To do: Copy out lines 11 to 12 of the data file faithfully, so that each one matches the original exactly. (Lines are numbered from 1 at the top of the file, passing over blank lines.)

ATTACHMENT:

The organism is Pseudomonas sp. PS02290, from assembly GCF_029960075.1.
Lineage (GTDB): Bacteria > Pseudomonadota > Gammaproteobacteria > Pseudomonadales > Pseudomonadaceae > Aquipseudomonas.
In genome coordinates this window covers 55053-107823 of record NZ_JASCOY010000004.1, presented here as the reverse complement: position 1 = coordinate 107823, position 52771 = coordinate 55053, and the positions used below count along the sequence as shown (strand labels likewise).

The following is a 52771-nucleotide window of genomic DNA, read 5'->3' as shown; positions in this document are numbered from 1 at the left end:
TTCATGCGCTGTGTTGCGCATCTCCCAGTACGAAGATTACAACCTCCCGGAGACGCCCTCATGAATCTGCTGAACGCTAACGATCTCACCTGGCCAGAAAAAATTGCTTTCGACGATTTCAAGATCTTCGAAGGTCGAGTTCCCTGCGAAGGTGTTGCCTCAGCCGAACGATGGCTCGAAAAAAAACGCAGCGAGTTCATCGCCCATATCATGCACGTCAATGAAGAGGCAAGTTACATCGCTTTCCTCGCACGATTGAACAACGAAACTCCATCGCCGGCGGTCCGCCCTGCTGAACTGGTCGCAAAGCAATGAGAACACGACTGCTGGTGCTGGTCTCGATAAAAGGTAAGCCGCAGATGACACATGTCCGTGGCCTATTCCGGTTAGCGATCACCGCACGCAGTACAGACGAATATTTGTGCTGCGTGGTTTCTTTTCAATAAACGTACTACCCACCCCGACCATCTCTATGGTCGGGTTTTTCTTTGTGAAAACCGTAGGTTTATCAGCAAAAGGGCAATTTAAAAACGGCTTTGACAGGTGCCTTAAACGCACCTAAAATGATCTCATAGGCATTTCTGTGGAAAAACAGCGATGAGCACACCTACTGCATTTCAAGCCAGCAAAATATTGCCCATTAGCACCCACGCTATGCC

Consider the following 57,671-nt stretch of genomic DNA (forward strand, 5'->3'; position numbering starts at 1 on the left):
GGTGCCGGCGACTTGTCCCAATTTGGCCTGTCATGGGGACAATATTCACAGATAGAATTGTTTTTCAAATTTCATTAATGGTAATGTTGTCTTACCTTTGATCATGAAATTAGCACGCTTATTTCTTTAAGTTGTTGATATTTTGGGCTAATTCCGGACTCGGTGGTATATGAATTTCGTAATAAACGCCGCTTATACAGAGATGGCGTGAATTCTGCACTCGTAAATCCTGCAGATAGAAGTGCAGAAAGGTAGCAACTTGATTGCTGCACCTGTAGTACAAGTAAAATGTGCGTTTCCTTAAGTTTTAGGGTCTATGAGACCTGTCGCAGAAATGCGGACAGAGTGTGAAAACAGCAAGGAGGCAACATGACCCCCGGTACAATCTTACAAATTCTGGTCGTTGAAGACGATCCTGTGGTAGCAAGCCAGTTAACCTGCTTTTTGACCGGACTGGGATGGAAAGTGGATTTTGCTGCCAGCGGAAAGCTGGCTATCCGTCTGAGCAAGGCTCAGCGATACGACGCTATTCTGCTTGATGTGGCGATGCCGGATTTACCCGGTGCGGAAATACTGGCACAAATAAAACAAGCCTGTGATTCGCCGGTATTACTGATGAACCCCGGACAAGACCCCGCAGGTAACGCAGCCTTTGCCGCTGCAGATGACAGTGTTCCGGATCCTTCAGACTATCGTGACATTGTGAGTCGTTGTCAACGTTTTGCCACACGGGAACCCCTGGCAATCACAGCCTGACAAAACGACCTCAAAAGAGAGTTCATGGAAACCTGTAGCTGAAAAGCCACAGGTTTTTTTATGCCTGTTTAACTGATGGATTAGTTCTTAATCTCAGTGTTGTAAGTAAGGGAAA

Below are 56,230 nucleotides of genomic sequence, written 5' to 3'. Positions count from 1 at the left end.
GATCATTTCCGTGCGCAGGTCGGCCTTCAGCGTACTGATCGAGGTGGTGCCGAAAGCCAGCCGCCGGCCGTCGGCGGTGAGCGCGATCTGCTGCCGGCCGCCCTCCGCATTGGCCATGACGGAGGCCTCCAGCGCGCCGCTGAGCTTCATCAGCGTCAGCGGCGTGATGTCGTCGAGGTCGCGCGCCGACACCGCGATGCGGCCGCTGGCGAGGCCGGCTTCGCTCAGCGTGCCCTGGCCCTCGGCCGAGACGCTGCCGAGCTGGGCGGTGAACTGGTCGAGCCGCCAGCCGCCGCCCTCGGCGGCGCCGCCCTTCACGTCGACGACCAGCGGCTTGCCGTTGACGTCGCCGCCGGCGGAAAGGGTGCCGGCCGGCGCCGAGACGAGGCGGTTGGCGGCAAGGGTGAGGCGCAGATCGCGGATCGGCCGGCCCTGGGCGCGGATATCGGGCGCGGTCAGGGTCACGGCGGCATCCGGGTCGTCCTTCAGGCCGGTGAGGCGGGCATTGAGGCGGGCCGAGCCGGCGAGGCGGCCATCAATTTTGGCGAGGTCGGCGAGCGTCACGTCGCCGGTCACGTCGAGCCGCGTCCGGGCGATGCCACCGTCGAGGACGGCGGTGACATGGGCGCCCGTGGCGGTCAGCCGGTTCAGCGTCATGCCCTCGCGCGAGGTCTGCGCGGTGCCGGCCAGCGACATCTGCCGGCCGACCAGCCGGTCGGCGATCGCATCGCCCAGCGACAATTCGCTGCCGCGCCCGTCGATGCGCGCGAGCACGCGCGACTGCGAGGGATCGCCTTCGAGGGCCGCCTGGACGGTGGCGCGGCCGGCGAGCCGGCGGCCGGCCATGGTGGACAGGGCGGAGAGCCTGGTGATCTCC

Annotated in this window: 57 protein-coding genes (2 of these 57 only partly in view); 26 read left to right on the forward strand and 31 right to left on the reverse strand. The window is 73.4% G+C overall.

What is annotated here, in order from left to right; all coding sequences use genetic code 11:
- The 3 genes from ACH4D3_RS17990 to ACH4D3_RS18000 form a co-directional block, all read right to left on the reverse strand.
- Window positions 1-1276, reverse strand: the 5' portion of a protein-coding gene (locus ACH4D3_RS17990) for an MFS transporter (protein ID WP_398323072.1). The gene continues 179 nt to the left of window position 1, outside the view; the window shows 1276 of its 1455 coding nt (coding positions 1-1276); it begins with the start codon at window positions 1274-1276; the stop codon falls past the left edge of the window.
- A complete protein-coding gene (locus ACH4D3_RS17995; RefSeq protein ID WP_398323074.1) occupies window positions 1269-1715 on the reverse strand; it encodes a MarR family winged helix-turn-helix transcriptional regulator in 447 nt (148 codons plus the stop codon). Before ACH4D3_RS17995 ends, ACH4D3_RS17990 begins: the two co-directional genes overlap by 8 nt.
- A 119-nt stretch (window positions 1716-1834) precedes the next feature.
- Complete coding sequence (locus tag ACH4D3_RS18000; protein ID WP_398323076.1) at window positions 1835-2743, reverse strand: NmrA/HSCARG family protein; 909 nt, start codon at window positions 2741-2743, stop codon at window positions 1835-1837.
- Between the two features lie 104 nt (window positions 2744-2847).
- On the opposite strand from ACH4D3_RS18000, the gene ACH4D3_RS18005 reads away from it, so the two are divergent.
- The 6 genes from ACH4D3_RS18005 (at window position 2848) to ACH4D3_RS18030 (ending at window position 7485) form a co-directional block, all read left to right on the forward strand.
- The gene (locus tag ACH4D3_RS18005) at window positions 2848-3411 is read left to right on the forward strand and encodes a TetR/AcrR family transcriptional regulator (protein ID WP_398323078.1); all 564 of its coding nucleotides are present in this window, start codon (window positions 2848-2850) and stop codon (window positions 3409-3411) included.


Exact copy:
What is annotated here, in order from left to right; all coding sequences use genetic code 11:
- The 3 genes from ACH4D3_RS17990 to ACH4D3_RS18000 form a co-directional block, all read right to left on the reverse strand.